Monday, June 29, 2015

Attacking Hands: The 500 Hands Challenge

Hands drive me crazy. I have always practiced them at intervals, but it hasn't been enough to get me where I want to be with them. Wanting to be better (and faster) at drawing them led to a conversation with some fellow illustrators. One fellow proposed the "500 Hands Challenge". The timeline: Beginning June 1, 2015 and ending October 1, 2015. I accepted.

Here are my tentative and awkward first three.  Realizing I was needing more of a plan than just randomly drawing a few hands a day, I came up with the following outline:

June: Copy other artist's hands to learn by studying the masters
July: Continue copying, adding emphasis on gesture along with the study of hand anatomy
August: "Deliberate Practice" using Stan Prokopenko's method of the same name; 
1. Make a mistake
2. Analyze it, imagining what it should look like
3. Re-draw and fix it until it is right 
Watch the video here:
September: Apply all the above, but draw every hand from imagination

Here's an early page of hands drawn from those of Maxfield Parrish, Arthur Rackham, and W. Heath Robinson.

And a more recent set from Vilppu and Bridgman. Jumping the gun a bit where anatomy is concerned, too.

After more conversations with the instigator of this challenge, I realized that the gesture piece needed to be put in place early on. His recommendation to check out the Vilppu methods was helpful--the Vilppu manual Drawing Hands and Feet is amazing!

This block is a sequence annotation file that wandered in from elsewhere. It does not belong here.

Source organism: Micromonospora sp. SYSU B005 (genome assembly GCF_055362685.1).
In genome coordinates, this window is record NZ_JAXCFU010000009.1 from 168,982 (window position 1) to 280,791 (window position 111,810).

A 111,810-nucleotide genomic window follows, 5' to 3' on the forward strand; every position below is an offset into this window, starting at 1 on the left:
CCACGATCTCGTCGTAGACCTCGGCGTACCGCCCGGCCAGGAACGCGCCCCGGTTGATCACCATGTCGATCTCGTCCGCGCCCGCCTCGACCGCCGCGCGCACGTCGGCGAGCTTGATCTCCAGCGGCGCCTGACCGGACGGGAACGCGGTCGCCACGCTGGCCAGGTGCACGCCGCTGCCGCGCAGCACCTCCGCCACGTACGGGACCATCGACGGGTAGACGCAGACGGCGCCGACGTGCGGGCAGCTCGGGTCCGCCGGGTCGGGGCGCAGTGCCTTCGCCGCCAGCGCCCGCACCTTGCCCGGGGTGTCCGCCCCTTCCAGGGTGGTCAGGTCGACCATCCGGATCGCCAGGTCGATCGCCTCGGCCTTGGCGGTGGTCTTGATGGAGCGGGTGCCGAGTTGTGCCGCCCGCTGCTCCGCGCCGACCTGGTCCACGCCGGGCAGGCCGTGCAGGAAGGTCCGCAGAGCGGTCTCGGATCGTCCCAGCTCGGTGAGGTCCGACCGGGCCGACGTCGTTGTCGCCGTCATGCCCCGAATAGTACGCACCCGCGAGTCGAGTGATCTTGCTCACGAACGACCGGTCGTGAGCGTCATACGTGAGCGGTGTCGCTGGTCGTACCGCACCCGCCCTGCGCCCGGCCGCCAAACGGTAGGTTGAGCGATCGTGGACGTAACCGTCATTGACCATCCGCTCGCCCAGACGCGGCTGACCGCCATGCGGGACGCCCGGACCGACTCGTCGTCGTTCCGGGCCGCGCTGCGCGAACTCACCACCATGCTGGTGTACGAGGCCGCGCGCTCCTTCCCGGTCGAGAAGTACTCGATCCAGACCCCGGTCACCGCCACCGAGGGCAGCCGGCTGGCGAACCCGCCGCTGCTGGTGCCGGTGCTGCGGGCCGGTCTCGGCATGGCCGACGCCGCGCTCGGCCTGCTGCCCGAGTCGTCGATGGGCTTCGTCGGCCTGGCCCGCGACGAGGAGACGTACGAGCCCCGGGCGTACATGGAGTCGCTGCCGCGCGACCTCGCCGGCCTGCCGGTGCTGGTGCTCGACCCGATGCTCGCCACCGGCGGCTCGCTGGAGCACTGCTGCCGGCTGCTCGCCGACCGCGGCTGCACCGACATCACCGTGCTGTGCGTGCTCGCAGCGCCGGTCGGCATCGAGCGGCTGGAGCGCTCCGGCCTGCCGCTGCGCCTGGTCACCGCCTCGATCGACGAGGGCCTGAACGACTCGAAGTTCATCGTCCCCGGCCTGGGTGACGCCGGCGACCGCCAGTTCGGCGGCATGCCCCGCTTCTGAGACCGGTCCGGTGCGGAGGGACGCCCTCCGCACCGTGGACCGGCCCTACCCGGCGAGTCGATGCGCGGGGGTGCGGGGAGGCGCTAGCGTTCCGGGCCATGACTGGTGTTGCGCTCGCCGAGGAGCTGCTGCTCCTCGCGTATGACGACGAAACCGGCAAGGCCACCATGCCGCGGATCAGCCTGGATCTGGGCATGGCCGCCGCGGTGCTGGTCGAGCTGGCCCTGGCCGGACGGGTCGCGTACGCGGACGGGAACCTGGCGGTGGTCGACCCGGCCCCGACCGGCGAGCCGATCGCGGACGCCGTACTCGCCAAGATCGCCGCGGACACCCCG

Find the book here:

This week a few of us are meeting over a beer to discuss our progress, and most of all to share what we know and have discovered in this first month of the challenge.

I'm a fifth of the way into it, and yes, this is pretty much killing me. Finding it very difficult to cram in concentrated hand studies along with my workload, but it's past time to do it--I need to do it.

Wish me luck and thanks for checking out the post!

Tuesday, June 23, 2015

I Heart Sketches and Drawings 2

 Ent Wife sketch


It's been said that if everyone meditated, the world would be a kinder place. I agree. More people oughta sketch too, for the same reason.

I've been very lazy lately, thus am behind on every project. So this post is about one sketch I did when I should've been seriously working on those aforementioned projects. Yep, I'm a bit frantic now, but don't regret doing this drawing.

Seems like, at some point, every magazine or newspaper since (at least) the 60s has tagged each new generation as the "laziest" bunch ever seen on the face of the earth. And I don't remember a time when old folks weren't grumbling about the same thing. Lately, probably thanks to soulless Fox News propagandists, and serious Tea Partiers [do they even know how to party?] it seems the "once-a-hippie-now-a-conservative" group (read hypocrites) are freaking out--blaming the Millenials for having no work ethic.

I was too young to be a hippie--I'm a tail-end boomer who can be lazy just like every other human being. But I conscientiously try not to be a mean-spirited hypocrite, or believe every "trending" (that word gags me) media freak-out. And I know how to party--even if my idea of partying is a day spent with my sketchbook.

At least when I'm lazily holding a pencil I can't point the blame-finger.

Monday, June 15, 2015

I Heart Sketches and Drawings 1
If I had to choose between making finished artworks or drawing in a sketchbook, I'd choose the latter in a heartbeat.
I love sketchbook drawing because of the freedom; no deadlines, no restraints, and no pressure.